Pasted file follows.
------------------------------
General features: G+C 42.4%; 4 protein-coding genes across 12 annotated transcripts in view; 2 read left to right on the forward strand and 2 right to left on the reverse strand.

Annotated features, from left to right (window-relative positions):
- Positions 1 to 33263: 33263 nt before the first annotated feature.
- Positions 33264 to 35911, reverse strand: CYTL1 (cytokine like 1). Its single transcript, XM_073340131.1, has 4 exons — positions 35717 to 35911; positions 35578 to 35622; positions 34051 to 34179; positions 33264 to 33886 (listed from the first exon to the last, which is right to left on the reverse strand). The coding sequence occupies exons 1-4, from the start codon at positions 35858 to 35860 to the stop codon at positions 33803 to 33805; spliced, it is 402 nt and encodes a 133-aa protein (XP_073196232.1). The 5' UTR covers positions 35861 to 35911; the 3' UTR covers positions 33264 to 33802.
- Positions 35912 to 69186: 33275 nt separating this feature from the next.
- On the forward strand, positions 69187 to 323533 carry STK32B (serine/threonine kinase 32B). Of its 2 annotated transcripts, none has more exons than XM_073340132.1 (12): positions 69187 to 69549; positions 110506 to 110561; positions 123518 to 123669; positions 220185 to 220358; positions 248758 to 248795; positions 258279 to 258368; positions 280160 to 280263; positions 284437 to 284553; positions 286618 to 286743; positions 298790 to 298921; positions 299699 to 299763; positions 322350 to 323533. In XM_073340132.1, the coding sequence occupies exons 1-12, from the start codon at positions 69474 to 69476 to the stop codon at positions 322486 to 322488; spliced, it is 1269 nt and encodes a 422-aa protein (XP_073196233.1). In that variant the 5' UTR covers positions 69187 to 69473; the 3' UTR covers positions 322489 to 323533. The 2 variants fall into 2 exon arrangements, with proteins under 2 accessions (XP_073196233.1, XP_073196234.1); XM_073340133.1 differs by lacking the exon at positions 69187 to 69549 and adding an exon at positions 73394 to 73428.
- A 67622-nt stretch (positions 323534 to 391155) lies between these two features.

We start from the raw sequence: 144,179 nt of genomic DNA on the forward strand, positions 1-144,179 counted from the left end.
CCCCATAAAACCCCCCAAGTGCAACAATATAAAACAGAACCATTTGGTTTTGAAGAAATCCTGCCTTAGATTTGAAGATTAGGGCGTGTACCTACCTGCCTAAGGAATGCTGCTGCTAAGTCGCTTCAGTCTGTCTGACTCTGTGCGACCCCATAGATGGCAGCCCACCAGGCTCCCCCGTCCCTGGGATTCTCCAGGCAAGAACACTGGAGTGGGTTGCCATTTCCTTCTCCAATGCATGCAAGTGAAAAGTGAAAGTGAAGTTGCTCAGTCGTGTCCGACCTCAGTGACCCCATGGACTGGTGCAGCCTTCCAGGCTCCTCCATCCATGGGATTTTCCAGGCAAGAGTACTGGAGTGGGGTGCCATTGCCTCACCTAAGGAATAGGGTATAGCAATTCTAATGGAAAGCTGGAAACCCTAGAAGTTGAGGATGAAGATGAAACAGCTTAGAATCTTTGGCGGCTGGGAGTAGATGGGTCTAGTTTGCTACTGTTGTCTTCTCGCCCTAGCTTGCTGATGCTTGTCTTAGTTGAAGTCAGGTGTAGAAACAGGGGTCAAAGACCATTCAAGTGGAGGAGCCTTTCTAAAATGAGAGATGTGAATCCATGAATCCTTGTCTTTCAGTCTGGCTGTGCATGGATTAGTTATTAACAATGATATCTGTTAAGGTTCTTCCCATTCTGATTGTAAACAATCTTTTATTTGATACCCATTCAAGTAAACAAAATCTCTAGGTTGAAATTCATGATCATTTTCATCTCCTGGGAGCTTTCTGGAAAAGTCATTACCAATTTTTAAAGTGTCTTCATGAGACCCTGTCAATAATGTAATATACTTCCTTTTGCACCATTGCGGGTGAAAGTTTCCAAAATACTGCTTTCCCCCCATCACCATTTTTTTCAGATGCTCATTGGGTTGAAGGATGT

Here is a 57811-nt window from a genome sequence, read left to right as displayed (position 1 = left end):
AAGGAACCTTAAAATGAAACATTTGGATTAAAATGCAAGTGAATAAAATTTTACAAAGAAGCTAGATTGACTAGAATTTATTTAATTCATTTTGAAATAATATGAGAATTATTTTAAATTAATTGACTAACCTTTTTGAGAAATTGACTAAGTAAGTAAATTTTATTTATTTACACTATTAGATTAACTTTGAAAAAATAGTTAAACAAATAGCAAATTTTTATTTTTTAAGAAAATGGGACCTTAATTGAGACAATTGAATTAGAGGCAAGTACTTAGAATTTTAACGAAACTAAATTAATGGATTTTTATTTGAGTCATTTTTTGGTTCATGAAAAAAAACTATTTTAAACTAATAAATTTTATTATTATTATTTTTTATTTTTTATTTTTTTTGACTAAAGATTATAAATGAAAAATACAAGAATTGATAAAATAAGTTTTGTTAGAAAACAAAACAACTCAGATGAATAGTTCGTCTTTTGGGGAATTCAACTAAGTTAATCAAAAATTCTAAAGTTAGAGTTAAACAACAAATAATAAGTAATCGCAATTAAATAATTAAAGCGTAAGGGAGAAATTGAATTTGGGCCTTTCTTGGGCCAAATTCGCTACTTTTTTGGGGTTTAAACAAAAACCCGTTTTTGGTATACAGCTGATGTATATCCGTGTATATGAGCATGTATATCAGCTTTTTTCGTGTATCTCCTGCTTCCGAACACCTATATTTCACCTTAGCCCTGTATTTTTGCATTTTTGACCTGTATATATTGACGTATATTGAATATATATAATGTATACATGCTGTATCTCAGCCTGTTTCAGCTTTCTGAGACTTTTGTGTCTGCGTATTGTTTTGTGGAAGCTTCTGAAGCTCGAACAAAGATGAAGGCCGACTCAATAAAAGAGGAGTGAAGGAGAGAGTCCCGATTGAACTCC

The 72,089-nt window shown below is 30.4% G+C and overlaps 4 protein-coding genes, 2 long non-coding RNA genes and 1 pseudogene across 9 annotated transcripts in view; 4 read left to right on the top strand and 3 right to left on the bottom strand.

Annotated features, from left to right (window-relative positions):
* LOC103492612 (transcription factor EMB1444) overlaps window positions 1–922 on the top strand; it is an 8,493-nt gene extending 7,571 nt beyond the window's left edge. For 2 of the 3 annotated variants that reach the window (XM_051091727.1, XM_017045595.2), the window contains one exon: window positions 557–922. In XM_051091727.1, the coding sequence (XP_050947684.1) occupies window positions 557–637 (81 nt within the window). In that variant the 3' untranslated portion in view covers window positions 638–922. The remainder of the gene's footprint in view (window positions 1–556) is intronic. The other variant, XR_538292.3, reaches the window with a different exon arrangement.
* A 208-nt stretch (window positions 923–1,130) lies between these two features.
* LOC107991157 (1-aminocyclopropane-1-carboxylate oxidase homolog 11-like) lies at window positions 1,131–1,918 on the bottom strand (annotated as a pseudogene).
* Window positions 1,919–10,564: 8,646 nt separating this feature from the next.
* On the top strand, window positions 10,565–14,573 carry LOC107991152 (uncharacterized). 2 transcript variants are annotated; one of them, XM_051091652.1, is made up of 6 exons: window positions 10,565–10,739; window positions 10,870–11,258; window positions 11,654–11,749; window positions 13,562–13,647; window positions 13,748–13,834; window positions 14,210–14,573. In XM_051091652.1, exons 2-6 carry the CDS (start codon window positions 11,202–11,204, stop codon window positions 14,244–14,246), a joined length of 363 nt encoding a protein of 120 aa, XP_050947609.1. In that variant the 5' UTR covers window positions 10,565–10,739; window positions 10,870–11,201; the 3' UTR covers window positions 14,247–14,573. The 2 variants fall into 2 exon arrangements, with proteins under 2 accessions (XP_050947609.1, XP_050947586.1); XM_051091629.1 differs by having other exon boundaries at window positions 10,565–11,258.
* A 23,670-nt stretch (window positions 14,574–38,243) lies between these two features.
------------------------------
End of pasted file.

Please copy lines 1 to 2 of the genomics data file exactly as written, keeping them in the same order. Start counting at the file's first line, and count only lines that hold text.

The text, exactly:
General features: G+C 42.4%; 4 protein-coding genes across 12 annotated transcripts in view; 2 read left to right on the forward strand and 2 right to left on the reverse strand.

Annotated features, from left to right (window-relative positions):